Cyber is a relatively new, evolving risk. Insurers manage their exposures, in part, by setting coverage limits and excluding events they don’t want to insure.
Increasing cybercrime incidents resulting in large losses – combined with some carriers retreating from writing the coverage – is driving cyber insurance premiums sharply higher.
Once a diversifying secondary line and another endorsement on a policy, cyber has become a primary component of any corporation’s risk-management and insurance-buying decisions. As a result, insurers need to review their appetite for the peril, risk controls, modeling, stress testing and pricing.
According to A.M. Best, the prospects for the cyber insurance market are “grim” for several reasons:
- Rapid growth in exposure without adequate risk controls,
- Growing sophistication of cyber criminals, and
- The cascading effects of cyber risks and a lack of geographic or commercial boundaries.
While the industry is well capitalized, A.M. Best says individual insurers who venture into cyber without thoroughly understanding the market can put themselves in a vulnerable position.
“The cyber insurance industry is experiencing a perfect storm between widespread technology risk, increased regulations, increased criminal activity, and carriers pulling back coverage,” according to Joshua Motta, co-founder and CEO of Coalition, a San Francisco-based cyber insurance and security company. “We’ve seen many carriers sublimit ransomware coverage, add coinsurance, or add exclusions.”
Worsening since the pandemic
A recent Willis Towers Watson study found primary and excess cyber renewals averaging premium increases “well into the double digits.” One factor helping to drive these increases, Willis writes, is the sudden shift toward remote work on potentially less-secure networks and hardware during the pandemic, which has made organizations more vulnerable to phishing and hacking.
The average cost of a data breach rose year over year in 2021 from $3.86 million to $4.24 million, according to a recent report by IBM and the Ponemon Institute — the highest in the 17 years that this report has been published. Costs were highest in the United States, where the average cost of a data breach was $9.05 million, up from $8.64 million in 2020, driven by a complex regulatory landscape that can vary from state to state, especially for breach notification.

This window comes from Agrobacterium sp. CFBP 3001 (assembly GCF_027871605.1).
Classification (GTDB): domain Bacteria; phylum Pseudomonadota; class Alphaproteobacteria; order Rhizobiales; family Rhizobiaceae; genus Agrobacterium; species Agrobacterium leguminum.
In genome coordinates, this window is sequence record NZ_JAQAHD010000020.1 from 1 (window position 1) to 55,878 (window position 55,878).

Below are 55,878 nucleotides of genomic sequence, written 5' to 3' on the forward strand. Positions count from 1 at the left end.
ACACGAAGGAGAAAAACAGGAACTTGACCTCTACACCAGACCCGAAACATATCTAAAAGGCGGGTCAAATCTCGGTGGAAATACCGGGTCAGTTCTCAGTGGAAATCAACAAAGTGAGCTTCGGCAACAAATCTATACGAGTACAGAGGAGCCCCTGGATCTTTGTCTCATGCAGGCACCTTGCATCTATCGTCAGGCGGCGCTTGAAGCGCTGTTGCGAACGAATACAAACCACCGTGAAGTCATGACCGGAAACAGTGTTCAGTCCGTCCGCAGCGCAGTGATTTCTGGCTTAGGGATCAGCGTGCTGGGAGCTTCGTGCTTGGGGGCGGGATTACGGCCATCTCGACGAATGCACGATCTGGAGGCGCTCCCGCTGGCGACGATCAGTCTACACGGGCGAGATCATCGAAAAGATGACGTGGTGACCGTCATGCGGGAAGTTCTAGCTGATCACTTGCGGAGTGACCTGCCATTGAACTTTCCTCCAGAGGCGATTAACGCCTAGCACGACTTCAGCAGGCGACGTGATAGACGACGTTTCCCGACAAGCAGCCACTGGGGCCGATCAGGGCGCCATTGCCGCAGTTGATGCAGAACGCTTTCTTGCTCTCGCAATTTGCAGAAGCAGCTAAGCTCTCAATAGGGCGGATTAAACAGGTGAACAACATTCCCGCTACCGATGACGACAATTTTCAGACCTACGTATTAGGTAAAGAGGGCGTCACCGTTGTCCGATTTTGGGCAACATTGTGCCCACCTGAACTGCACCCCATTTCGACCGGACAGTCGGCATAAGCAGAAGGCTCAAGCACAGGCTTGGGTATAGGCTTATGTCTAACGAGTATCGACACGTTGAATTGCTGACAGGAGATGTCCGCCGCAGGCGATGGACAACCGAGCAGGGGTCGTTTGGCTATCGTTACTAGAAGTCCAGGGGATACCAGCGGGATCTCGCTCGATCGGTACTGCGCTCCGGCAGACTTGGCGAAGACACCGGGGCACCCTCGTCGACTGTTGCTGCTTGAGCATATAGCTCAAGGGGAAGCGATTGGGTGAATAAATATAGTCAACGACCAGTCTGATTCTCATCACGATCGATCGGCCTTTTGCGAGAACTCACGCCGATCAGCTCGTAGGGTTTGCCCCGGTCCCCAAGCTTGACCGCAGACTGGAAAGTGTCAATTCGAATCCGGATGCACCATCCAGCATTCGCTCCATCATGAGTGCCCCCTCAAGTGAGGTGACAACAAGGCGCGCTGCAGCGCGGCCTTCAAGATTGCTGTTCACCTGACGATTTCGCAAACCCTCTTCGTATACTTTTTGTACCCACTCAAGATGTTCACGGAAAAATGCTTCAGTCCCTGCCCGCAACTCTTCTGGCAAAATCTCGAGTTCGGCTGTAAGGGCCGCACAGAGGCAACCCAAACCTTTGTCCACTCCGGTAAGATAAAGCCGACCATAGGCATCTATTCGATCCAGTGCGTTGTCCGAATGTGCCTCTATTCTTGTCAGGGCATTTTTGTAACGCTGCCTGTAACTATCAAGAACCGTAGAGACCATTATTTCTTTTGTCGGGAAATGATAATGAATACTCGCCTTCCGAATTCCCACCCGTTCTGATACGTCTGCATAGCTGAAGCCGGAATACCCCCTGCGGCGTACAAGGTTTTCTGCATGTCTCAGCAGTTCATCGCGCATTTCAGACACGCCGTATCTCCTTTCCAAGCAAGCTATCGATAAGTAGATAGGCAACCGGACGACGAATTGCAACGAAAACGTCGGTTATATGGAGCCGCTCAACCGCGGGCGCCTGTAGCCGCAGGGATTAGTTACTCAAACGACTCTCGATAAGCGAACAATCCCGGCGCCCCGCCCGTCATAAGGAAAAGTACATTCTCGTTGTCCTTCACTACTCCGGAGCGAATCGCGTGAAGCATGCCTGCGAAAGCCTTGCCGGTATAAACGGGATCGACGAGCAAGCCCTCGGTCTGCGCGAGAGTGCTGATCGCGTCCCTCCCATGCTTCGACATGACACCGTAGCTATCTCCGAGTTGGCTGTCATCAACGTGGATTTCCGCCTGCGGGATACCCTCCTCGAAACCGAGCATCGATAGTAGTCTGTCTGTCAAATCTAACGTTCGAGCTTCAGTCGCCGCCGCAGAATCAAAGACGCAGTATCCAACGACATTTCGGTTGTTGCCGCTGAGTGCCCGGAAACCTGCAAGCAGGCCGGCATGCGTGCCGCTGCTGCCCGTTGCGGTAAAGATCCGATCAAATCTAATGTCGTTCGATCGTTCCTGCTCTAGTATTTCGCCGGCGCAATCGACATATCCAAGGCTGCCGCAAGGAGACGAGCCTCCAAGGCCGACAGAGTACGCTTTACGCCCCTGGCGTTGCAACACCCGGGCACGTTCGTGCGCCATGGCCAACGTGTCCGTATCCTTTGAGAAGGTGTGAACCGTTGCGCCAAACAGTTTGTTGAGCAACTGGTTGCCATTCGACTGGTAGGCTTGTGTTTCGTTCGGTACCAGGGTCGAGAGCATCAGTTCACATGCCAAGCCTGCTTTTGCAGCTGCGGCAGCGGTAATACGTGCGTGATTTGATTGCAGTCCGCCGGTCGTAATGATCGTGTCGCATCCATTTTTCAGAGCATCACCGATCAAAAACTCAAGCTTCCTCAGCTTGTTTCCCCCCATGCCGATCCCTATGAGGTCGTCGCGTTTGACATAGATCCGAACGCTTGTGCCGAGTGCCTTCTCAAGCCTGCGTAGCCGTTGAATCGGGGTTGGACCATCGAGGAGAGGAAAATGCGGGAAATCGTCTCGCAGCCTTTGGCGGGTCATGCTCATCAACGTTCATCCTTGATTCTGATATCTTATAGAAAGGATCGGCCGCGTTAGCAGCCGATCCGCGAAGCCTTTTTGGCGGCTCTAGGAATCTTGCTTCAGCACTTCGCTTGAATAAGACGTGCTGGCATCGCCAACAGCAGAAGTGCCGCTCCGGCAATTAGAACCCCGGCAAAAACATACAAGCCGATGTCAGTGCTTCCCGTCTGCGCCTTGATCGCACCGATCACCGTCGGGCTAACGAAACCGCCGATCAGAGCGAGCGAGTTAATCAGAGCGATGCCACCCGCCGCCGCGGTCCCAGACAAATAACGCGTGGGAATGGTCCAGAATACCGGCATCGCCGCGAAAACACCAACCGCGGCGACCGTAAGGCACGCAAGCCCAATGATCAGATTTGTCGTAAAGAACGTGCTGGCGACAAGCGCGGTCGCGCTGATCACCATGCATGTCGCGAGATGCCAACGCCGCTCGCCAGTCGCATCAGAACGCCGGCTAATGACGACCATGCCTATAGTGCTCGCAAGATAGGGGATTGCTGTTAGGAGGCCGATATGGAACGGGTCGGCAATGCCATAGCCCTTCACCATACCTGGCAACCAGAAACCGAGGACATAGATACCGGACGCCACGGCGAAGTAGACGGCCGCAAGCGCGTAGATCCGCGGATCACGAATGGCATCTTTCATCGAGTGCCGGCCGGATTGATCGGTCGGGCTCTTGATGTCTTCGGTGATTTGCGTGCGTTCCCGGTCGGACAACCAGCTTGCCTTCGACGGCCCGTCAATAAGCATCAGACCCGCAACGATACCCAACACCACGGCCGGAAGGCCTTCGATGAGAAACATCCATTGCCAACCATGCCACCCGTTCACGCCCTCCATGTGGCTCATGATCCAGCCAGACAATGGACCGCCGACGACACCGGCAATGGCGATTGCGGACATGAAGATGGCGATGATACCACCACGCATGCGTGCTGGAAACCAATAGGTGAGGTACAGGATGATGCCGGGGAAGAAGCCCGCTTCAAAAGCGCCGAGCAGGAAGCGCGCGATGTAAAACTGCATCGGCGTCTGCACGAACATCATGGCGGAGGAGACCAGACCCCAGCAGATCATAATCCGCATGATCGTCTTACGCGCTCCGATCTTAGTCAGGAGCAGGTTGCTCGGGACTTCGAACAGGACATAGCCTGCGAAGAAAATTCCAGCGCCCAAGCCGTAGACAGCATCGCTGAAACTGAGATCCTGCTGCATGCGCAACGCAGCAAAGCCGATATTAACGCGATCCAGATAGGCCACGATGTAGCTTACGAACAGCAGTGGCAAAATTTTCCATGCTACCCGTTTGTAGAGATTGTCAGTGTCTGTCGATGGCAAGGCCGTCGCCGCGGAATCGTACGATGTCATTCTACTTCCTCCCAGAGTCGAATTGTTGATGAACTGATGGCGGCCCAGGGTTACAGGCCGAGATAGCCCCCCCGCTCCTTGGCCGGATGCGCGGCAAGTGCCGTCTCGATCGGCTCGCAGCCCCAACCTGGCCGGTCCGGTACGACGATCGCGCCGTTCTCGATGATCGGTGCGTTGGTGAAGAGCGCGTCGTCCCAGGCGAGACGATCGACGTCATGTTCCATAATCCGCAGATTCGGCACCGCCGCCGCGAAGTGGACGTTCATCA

The top five industries for average total cost were:
- Health care
For the health care sector, the average total cost rose 29.5 percent, from $7.13 million in 2020 to $9.23 million in 2021.
Since the start of the year, cyber insurance rates have increased 7 percent for small businesses, according to AdvisorSmith Solutions. For midsize and large businesses, AdvisorSmith said, those increases were closer to 20 percent.
AIG last month said it is tightening terms of its cyber insurance, noting that its own premium prices are up nearly 40 percent globally, with the largest increase in North America.
“We continue to carefully reduce cyber limits and are obtaining tighter terms and conditions to address increasing cyber loss trends, the rising threat associated with ransomware and the systemic nature of cyber risk generally,” CEO Peter Zaffino said on a conference call with analysts.
In May, AXA said it would stop writing cyber policies in France that reimburse customers for extortion payments made to ransomware criminals. In a ransomware attack, hackers use software to block access to the victim’s own data and demand payment to regain access.
The FBI warns against paying ransoms, but studies have shown that business leaders today pay a lot in the hope of getting their data back. An IBM survey of 600 U.S. business leaders found that 70 percent had paid a ransom to regain access to their business files. Of the companies responding, nearly half have paid more than $10,000, and 20 percent paid more than $40,000.
Two advisories last year from U.S. Treasury agencies – the Financial Crimes Enforcement Network (FinCEN) and the Office of Foreign Assets Control (OFAC) – indicated that companies paying ransom or facilitating such payments could be subject to federal penalties. These notices underscore businesses’ need to consult with knowledgeable, reputable professionals long before an attack occurs and before making any payments.
More like terror than flood
Cyber risk is unlike flood and fire, for which insurers have decades of data to help them accurately measure and price policies. Cyber threats are comparatively new and constantly evolving. The presence of malicious intent results in their having more in common with terrorism than with natural catastrophes.
Insurers and policyholders need to be partners in mitigating these risks through continuously improving data hygiene, sharing of intelligence, and clarity as to coverage and its limits.